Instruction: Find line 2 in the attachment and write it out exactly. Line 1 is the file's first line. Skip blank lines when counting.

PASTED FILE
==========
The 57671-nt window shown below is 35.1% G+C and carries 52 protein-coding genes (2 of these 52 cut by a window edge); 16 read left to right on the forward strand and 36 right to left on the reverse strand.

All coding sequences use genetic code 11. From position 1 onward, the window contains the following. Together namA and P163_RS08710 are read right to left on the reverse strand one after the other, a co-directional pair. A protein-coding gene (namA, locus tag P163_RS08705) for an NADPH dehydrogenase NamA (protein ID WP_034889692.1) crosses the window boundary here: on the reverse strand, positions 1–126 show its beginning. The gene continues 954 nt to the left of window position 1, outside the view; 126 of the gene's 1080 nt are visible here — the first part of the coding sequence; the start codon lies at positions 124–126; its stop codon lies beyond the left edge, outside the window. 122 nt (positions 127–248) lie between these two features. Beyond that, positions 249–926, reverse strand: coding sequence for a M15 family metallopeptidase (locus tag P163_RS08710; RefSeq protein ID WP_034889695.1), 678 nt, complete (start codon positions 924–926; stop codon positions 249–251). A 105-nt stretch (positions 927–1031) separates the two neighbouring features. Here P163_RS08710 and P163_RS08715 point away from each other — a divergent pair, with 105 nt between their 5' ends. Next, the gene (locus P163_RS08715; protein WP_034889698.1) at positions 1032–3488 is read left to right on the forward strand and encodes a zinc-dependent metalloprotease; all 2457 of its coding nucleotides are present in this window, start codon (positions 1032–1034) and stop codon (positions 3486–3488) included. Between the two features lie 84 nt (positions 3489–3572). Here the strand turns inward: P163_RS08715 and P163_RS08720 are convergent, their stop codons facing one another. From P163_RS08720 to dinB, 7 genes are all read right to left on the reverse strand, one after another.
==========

All coding sequences use genetic code 11. From position 1 onward, the window contains the following. Together namA and P163_RS08710 are read right to left on the reverse strand one after the other, a co-directional pair. A protein-coding gene (namA, locus tag P163_RS08705) for an NADPH dehydrogenase NamA (protein ID WP_034889692.1) crosses the window boundary here: on the reverse strand, positions 1–126 show its beginning. The gene continues 954 nt to the left of window position 1, outside the view; 126 of the gene's 1080 nt are visible here — the first part of the coding sequence; the start codon lies at positions 124–126; its stop codon lies beyond the left edge, outside the window. 122 nt (positions 127–248) lie between these two features. Beyond that, positions 249–926, reverse strand: coding sequence for a M15 family metallopeptidase (locus tag P163_RS08710; RefSeq protein ID WP_034889695.1), 678 nt, complete (start codon positions 924–926; stop codon positions 249–251). A 105-nt stretch (positions 927–1031) separates the two neighbouring features. Here P163_RS08710 and P163_RS08715 point away from each other — a divergent pair, with 105 nt between their 5' ends. Next, the gene (locus P163_RS08715; protein WP_034889698.1) at positions 1032–3488 is read left to right on the forward strand and encodes a zinc-dependent metalloprotease; all 2457 of its coding nucleotides are present in this window, start codon (positions 1032–1034) and stop codon (positions 3486–3488) included. Between the two features lie 84 nt (positions 3489–3572). Here the strand turns inward: P163_RS08715 and P163_RS08720 are convergent, their stop codons facing one another. From P163_RS08720 to dinB, 7 genes are all read right to left on the reverse strand, one after another.